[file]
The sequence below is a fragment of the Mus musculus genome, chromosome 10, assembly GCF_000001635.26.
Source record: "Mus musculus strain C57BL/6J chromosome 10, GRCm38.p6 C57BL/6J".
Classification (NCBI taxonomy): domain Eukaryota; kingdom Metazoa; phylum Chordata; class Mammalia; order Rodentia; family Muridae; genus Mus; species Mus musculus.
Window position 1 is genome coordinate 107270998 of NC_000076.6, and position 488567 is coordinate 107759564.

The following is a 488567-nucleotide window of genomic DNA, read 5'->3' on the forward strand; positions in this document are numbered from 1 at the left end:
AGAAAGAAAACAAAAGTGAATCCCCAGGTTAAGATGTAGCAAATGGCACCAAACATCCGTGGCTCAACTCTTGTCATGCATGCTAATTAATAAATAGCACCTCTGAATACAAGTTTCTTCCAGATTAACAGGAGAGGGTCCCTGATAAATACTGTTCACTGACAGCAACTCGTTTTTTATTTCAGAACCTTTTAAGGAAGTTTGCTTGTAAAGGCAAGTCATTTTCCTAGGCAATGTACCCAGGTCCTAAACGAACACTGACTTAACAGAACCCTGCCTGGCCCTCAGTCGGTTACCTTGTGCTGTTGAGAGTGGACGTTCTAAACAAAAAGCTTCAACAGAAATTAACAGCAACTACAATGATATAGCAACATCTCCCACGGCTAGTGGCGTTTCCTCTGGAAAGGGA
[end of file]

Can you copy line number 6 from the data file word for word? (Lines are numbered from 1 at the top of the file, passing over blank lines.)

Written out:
AGAAAGAAAACAAAAGTGAATCCCCAGGTTAAGATGTAGCAAATGGCACCAAACATCCGTGGCTCAACTCTTGTCATGCATGCTAATTAATAAATAGCACCTCTGAATACAAGTTTCTTCCAGATTAACAGGAGAGGGTCCCTGATAAATACTGTTCACTGACAGCAACTCGTTTTTTATTTCAGAACCTTTTAAGGAAGTTTGCTTGTAAAGGCAAGTCATTTTCCTAGGCAATGTACCCAGGTCCTAAACGAACACTGACTTAACAGAACCCTGCCTGGCCCTCAGTCGGTTACCTTGTGCTGTTGAGAGTGGACGTTCTAAACAAAAAGCTTCAACAGAAATTAACAGCAACTACAATGATATAGCAACATCTCCCACGGCTAGTGGCGTTTCCTCTGGAAAGGGA